Wednesday, April 24, 2024

Why “Barbie” Is Leading The Oscar Race For Best Production Design

Jaws collectively dropped in December 2022 when the first teaser dropped, and the world got its first glimpse at the incredible pinkalicious design of Barbieland in Greta Gerwig’s historic summer hit, “Barbie.” Constructed with careful homage to the Barbie Dream Houses of old (and new!) that have occupied children’s bedrooms and basements around the world, along with a healthy dose of the iconic mid-century modern influence of the American West, the panoramic glimpse into Barbieland was enough to flag “Barbie” as a major contender in Best Production Design for many folks months before its release. The film’s earliest marketing materials and promotions focused a great deal on the production design, including the widely reported global shortage of pink paint. Trailers also shone a spotlight on shiny and rigid oceans, rolling sets and scenescapes behind Barbie’s cars (rocket ships, boats, and horses), and sleek and bubbly real-world architecture in the “real world.” As the 2024 Oscar race starts to take shape, the miraculous design in “Barbie,” at the hands of six-time Oscar nominees and frequent duo Sarah Greenwood and Katie Spencer, sits fairly comfortably as the consensus pick at the top of the pack in Best Production Design.

The roads that lead to the Best Production Design Oscar are roughly tripartite, and the road that “Barbie” will take is the toughest- films are sorted by genre in the major guild awards: Period, Fantasy/Sci-Fi, and Contemporary. These three are not created equal when translating guild success into Oscar glory; most of the time, the eventual Oscar five consists of Period and Fantasy/Sci-Fi films, and only very rarely does a Contemporary film make the cut. To put some data to these claims: in the last ten years (since the 2014 Oscars), 66% of nominees (and 60% of winners!) in Best Production Design have been Period films, 24% have been Fantasy/Sci-Fi films, while only 10%- five out of the fifty nominees- have been Contemporary.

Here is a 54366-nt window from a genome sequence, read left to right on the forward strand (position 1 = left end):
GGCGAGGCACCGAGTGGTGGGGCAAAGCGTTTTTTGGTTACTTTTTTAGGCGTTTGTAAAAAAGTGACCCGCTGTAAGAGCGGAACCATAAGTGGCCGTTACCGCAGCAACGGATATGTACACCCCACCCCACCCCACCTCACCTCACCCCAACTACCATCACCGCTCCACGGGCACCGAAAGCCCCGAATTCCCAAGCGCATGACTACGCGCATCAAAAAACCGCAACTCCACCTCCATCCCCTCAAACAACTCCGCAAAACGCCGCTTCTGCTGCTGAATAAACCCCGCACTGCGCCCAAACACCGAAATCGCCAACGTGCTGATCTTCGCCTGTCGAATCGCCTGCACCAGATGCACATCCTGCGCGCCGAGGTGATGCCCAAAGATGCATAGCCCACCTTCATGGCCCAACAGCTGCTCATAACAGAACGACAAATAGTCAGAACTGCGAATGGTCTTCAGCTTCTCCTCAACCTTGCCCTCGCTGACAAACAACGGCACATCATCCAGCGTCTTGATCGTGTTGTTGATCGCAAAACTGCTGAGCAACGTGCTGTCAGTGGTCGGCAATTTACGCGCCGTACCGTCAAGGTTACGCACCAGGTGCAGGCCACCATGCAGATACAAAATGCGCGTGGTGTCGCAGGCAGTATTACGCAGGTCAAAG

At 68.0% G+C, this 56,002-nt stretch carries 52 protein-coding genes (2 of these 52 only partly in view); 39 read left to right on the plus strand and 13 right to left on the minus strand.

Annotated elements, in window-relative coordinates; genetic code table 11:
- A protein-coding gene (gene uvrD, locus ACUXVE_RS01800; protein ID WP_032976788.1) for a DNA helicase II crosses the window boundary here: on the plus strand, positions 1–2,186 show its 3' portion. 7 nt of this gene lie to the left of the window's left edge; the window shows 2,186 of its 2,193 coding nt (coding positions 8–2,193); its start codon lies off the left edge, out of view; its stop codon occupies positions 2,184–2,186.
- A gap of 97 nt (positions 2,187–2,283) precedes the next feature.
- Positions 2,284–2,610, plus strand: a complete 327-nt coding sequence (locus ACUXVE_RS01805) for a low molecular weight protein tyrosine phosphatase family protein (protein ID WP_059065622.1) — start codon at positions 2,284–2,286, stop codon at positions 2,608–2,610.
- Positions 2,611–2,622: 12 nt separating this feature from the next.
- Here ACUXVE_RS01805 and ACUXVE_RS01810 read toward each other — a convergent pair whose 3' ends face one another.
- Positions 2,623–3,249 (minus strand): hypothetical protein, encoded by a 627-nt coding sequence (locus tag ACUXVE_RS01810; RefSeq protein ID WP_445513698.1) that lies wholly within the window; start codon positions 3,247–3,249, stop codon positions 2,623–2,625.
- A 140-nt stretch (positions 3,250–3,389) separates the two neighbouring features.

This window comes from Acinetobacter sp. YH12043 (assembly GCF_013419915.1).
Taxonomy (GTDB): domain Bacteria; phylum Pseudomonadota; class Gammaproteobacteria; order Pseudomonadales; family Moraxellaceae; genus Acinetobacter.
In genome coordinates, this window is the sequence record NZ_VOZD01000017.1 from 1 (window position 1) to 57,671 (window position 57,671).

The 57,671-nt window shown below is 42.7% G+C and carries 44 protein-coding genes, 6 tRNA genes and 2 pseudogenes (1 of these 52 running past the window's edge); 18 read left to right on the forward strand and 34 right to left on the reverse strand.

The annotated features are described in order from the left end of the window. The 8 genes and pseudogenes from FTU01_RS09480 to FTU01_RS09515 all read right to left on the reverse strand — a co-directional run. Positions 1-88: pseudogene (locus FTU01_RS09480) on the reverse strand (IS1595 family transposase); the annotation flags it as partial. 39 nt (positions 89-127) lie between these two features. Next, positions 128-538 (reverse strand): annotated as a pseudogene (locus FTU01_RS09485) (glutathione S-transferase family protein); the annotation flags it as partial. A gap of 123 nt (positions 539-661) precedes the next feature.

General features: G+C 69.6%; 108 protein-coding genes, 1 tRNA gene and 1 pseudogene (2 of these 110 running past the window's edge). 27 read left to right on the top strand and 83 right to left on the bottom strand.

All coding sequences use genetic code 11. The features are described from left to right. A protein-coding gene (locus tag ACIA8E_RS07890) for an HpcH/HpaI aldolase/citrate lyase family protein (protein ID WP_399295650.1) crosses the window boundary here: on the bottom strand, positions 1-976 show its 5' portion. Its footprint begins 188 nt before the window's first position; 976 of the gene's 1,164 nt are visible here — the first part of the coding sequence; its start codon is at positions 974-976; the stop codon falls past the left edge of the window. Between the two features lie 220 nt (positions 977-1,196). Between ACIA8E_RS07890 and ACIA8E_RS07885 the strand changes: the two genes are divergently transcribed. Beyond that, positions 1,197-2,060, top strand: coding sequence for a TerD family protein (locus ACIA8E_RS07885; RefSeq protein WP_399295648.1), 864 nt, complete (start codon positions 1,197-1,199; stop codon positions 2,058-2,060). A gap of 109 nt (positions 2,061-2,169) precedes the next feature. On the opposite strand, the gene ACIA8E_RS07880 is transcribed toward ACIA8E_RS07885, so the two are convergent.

The main guild precursors for the Oscar category are the Art Designers Guild Awards, which have been handing out genre-split awards since 1996, and the Set Decorators Society of America Awards, which just launched in 2021. The category in which a film is nominated in these two precursors is the metric I use to distinguish genre here.

The dual settings of “Barbie“- from the play-place wonder of Barbieland to the heightened design of modern-day Southern California- would presumably place it among the batch of contemporary films in the running. While the film contains elements of other genres, like old-Hollywood Technicolor-era colors, sets, and practical effects, as well as sci-fi elements of multidimensional travel across the Barbie/”Real World” divide, “Barbie” seems undeniably contemporary when it comes to the category (looking at you, heavily-fronted 2024 Chevy Blazer EV SS).